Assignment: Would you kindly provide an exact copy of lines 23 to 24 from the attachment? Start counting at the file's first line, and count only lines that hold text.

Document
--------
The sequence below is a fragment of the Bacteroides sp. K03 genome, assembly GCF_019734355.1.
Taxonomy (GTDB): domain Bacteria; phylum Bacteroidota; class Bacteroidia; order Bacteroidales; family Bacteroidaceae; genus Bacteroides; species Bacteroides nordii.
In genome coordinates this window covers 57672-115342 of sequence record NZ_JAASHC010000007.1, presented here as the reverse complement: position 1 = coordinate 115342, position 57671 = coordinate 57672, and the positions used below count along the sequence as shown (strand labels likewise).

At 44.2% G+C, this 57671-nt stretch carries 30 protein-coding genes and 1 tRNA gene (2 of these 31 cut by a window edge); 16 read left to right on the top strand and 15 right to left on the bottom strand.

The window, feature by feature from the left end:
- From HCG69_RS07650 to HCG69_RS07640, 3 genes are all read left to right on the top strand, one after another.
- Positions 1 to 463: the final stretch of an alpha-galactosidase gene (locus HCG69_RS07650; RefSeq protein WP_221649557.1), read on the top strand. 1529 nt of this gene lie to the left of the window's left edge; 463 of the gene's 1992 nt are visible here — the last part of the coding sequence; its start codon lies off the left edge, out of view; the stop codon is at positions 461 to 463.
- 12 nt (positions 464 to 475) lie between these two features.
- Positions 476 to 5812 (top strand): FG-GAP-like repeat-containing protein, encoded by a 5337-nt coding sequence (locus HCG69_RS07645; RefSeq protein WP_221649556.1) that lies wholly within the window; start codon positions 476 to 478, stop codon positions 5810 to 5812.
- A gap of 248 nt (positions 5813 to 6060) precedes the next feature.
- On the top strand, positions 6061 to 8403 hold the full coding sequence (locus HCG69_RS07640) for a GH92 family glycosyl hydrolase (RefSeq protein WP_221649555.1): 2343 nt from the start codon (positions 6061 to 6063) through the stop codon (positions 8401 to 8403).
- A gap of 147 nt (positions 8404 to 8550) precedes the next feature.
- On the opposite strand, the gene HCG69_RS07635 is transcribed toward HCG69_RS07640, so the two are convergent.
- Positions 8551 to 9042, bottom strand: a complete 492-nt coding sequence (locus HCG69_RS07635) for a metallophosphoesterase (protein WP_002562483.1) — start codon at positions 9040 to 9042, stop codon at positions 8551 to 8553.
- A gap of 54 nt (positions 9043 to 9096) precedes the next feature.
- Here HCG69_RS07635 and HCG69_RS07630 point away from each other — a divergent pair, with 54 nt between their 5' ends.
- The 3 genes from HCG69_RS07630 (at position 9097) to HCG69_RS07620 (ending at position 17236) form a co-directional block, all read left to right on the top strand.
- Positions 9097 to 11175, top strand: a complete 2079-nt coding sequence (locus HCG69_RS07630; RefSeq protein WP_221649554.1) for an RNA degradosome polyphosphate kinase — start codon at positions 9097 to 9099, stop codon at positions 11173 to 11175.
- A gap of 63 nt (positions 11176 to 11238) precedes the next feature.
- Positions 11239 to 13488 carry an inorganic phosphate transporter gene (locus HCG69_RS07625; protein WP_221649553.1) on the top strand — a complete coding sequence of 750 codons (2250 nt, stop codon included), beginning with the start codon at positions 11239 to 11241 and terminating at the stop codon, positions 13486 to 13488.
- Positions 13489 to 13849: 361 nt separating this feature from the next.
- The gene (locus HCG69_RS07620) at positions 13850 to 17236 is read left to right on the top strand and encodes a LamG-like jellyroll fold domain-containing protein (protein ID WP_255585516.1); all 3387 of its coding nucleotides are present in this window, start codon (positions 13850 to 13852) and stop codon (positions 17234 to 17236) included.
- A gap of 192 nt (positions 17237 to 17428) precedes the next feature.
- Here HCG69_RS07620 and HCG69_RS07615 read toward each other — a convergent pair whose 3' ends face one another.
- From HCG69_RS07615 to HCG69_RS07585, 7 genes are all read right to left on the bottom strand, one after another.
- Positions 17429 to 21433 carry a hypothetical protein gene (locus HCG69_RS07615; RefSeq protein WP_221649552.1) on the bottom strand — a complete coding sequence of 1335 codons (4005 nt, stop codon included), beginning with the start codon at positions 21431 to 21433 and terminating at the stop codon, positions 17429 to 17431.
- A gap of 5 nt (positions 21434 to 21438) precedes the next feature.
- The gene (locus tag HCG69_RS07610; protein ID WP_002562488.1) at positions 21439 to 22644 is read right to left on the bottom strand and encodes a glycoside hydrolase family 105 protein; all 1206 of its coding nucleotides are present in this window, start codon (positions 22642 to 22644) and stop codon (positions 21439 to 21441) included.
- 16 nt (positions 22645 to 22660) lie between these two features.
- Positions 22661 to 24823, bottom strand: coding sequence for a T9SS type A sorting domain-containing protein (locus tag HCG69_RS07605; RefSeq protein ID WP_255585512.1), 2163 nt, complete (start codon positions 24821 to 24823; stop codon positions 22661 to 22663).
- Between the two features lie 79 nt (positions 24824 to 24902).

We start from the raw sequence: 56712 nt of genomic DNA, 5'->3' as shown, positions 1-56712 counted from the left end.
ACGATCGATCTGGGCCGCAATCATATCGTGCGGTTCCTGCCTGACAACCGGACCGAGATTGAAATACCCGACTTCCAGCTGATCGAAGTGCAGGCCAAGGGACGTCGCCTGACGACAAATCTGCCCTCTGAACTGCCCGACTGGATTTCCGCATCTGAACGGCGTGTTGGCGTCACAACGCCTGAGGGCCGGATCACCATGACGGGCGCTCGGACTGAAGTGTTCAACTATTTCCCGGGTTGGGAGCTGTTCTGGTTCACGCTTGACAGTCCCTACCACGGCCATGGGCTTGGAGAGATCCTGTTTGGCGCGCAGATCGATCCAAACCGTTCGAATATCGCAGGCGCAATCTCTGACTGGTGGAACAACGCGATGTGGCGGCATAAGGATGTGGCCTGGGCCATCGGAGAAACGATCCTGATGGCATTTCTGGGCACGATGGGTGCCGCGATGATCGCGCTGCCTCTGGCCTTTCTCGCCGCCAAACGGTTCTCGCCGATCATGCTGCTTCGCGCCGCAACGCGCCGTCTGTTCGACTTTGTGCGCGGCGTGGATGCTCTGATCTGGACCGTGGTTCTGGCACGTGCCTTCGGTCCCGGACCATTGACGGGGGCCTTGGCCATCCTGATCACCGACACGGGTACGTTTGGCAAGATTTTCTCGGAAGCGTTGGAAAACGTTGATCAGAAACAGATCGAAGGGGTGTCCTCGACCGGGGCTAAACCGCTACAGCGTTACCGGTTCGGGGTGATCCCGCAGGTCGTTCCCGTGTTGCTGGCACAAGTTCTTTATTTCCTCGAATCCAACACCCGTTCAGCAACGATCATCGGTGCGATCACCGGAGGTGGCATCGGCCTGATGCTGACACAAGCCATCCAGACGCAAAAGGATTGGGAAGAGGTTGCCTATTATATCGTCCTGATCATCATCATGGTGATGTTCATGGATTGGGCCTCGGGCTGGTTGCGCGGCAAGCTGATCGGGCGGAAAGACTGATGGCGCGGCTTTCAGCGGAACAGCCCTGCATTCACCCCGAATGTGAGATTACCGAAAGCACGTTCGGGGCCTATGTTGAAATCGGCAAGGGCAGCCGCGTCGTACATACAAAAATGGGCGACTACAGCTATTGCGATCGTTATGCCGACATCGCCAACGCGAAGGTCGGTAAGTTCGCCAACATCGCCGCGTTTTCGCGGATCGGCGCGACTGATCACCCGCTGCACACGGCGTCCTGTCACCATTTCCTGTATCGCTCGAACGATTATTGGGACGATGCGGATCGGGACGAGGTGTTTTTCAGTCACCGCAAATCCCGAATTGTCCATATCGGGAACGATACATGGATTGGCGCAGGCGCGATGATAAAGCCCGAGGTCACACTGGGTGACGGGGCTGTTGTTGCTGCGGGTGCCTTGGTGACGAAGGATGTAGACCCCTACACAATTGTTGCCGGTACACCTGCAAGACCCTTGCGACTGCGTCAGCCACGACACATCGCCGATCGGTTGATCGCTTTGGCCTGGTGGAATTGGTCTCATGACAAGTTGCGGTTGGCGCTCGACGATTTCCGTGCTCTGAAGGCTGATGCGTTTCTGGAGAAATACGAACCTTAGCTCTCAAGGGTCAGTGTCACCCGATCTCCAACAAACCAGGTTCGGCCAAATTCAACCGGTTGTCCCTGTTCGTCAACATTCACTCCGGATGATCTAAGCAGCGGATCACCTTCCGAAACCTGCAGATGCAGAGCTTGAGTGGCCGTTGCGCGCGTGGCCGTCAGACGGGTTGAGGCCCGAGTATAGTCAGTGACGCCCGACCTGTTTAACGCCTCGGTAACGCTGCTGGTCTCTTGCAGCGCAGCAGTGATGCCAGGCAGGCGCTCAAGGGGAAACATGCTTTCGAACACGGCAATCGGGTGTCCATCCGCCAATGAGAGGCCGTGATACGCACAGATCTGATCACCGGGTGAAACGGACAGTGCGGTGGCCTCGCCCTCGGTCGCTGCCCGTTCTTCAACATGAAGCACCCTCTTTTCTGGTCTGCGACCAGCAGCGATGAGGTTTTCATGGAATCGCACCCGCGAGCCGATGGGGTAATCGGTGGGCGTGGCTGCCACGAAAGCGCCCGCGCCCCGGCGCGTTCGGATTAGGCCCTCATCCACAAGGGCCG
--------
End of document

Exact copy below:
- A gap of 192 nt (positions 17237 to 17428) precedes the next feature.
- Here HCG69_RS07620 and HCG69_RS07615 read toward each other — a convergent pair whose 3' ends face one another.